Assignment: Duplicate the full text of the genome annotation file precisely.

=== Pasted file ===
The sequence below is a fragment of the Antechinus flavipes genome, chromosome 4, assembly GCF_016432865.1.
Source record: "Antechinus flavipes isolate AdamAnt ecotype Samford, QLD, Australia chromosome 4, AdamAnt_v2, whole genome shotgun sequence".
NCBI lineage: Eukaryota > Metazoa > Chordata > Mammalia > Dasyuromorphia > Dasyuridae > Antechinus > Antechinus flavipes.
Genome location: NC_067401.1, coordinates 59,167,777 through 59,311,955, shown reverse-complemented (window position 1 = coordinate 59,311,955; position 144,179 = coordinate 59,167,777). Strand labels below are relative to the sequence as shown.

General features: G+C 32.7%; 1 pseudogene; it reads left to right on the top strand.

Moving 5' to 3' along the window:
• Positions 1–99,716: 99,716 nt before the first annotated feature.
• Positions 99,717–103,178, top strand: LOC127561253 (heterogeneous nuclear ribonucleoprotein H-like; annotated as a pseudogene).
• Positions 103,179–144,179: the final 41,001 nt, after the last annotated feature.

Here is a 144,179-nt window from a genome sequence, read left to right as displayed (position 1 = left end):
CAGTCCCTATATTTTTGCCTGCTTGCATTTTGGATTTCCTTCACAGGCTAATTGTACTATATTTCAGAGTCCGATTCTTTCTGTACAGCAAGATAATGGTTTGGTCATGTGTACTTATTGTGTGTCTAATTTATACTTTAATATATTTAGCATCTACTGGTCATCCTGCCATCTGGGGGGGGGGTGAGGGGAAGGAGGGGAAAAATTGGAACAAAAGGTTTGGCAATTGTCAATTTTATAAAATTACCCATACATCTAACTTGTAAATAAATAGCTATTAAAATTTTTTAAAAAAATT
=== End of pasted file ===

The sequence below is a fragment of the Antechinus flavipes genome, chromosome 4, assembly GCF_016432865.1.
Source record: "Antechinus flavipes isolate AdamAnt ecotype Samford, QLD, Australia chromosome 4, AdamAnt_v2, whole genome shotgun sequence".
NCBI lineage: Eukaryota > Metazoa > Chordata > Mammalia > Dasyuromorphia > Dasyuridae > Antechinus > Antechinus flavipes.
Genome location: NC_067401.1, coordinates 59,167,777 through 59,311,955, shown reverse-complemented (window position 1 = coordinate 59,311,955; position 144,179 = coordinate 59,167,777). Strand labels below are relative to the sequence as shown.

General features: G+C 32.7%; 1 pseudogene; it reads left to right on the top strand.

Moving 5' to 3' along the window:
• Positions 1–99,716: 99,716 nt before the first annotated feature.
• Positions 99,717–103,178, top strand: LOC127561253 (heterogeneous nuclear ribonucleoprotein H-like; annotated as a pseudogene).
• Positions 103,179–144,179: the final 41,001 nt, after the last annotated feature.

Here is a 144,179-nt window from a genome sequence, read left to right as displayed (position 1 = left end):
CAGTCCCTATATTTTTGCCTGCTTGCATTTTGGATTTCCTTCACAGGCTAATTGTACTATATTTCAGAGTCCGATTCTTTCTGTACAGCAAGATAATGGTTTGGTCATGTGTACTTATTGTGTGTCTAATTTATACTTTAATATATTTAGCATCTACTGGTCATCCTGCCATCTGGGGGGGGGGTGAGGGGAAGGAGGGGAAAAATTGGAACAAAAGGTTTGGCAATTGTCAATTTTATAAAATTACCCATACATCTAACTTGTAAATAAATAGCTATTAAAATTTTTTAAAAAAATT